The priority is to try to determine whether the clinic in Thailand that carried out the operation for an Australian couple was registered with a regulatory body.
Arkom Praditsuwan, a senior ministry official tasked with the probe, said operators that fail to register with the Royal Thai College of Obstetricians and Gynaecologists (RTCOG) but do surrogacy would be subject to up a year in prison and/or a fine of up to Bt20,000.
They could also have their licence revoked if found guilty by the Medical Council of Thailand in a further investigation into the morality and professional ethics of the case.
Arkom later said it was likely that a private clinic, which has now closed down, performed the surrogacy in question, with the twins - the boy with Down's syndrome and his sister - delivered at a large private hospital located in surburban Bangkok.
The director of the Bureau of Sanatorium and Healing Arts under the Department of Health Service Support has said there are seven clinics licensed to do surrogacy operations while another five are suspected to do them illegally.
A probe was also underway into the doctors who performed the surrogacy in question - whether they were granted a licence by the RTCOG. Arkom said they would be penalised by the Medical Council if found to have operated without a licence.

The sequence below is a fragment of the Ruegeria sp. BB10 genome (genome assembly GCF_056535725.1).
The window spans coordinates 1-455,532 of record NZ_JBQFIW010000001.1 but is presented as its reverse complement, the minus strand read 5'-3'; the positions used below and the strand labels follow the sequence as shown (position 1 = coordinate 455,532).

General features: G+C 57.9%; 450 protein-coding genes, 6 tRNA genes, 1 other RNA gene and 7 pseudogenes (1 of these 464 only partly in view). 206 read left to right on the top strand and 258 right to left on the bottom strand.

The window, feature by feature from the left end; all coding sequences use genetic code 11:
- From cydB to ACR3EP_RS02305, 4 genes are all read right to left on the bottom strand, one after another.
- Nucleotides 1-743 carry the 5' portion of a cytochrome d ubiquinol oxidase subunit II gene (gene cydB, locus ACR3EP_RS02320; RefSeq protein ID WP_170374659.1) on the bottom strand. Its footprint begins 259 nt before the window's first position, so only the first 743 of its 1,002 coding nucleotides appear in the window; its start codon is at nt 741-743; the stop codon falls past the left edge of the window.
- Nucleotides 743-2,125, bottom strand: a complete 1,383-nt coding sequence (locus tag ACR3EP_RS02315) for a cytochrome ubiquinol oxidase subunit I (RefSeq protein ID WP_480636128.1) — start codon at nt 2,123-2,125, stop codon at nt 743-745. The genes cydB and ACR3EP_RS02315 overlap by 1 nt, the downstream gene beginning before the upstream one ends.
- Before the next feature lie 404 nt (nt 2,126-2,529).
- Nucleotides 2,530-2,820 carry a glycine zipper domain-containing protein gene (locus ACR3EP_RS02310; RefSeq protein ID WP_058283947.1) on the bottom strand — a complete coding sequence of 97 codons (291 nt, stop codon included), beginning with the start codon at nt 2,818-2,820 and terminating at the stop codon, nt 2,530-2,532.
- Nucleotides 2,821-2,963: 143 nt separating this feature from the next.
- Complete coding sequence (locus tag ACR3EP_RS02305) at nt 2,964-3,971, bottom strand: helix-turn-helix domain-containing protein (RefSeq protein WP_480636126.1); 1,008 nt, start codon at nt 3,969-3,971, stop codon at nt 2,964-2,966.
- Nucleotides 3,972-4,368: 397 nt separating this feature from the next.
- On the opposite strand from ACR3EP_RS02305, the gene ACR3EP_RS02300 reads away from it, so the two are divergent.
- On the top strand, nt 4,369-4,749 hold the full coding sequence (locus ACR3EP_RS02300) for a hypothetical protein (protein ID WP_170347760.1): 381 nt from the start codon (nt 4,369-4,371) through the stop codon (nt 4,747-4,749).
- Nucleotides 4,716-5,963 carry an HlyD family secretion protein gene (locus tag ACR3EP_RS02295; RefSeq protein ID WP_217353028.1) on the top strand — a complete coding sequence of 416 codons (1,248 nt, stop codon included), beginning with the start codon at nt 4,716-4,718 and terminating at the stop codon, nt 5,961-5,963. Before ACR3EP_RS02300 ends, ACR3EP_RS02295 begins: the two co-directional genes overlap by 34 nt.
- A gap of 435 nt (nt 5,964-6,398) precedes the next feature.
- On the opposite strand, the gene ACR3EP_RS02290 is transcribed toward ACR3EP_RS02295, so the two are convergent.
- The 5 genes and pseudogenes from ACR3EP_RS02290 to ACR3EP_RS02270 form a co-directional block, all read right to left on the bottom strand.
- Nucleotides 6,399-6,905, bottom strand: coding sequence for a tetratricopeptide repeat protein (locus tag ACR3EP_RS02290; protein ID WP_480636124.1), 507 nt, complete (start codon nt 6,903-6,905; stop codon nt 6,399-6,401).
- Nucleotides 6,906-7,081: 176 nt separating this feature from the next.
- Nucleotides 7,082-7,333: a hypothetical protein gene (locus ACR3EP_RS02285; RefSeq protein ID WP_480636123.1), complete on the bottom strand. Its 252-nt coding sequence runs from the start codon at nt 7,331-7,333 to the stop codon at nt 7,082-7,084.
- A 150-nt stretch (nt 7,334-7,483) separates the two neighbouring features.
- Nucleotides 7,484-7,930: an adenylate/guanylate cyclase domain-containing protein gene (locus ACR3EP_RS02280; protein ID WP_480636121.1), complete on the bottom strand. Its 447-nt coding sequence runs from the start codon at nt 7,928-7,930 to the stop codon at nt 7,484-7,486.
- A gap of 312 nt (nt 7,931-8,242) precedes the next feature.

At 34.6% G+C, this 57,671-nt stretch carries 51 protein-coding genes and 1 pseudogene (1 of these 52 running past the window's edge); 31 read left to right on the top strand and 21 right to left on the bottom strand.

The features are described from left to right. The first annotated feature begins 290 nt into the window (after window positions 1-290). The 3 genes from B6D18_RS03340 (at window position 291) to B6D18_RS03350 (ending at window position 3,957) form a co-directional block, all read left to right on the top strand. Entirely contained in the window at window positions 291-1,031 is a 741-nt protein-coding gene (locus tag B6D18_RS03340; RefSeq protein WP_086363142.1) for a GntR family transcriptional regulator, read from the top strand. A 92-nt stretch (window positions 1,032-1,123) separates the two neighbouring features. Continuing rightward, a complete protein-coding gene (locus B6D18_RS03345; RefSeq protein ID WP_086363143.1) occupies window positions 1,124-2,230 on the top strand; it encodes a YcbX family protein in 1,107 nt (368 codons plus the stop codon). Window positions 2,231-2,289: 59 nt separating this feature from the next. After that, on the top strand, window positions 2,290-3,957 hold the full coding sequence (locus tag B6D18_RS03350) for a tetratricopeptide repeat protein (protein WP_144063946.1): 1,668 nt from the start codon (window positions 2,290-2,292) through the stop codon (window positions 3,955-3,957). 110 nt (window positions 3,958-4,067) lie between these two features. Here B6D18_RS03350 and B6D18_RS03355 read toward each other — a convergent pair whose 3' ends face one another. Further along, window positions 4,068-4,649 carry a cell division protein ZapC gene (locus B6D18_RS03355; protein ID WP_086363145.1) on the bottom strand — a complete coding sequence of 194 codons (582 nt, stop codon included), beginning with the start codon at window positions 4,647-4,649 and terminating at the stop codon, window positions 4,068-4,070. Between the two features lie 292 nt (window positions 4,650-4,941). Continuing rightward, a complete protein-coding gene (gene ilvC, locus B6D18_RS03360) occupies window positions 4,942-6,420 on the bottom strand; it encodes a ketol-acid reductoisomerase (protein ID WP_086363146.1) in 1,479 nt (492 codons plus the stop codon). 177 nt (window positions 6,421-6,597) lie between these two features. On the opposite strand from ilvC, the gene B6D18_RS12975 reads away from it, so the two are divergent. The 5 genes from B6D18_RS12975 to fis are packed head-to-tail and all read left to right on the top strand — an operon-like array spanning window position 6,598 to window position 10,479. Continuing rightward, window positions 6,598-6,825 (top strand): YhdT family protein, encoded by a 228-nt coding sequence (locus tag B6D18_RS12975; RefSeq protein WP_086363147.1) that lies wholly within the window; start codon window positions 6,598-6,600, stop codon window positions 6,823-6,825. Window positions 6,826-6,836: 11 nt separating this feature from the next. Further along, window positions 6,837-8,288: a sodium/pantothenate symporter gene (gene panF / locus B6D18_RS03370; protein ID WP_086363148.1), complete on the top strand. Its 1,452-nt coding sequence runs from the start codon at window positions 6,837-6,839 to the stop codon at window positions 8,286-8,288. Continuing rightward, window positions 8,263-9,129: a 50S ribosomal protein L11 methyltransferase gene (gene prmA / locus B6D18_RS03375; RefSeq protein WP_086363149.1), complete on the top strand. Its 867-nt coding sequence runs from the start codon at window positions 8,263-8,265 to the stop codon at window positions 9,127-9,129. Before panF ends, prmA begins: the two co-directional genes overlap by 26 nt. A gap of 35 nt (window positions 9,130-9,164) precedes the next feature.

Secretary-general of the Medical Council of Thailand, Dr Sampandh Komrit, said there were 45 qualified surrogacy experts registered with the Royal Thai College. Those found to have done this surrogacy case would ultimately face having their medical licence revoked, or suspended and on probation, or disciplinary action for lesser offences.
Under regulations in Thailand, a surrogate can only accept an embryo from a mother who is a relative (and her husband). It is illegal for money to be given to the surrogate who bears the child.
The Australian media reported yesterday that the Australian man in this case denied abandoning the Down's syndrome boy while taking his healthy twin sister back to Bunbury, a small town south of Perth.
The unnamed father said a Thai doctor had only told them about the girl. He told the ABC there had been many problems with the surrogacy agency, which he was told no longer exists.
The mother Pattaramon Chanbua, 21, was lauded by Australian Immigration Minister Scott Morrison for agreeing to take care of the boy, whose condition was regarded as "life-threatening", hailing her as "a saint".
"It is terrible, just absolutely horrible and heartbreaking," Morrison said of the case. "But I have got to tell you who is an absolute hero in all of this and that is the Thai mother. She is a saint," Morrison was quoted by AFP as saying.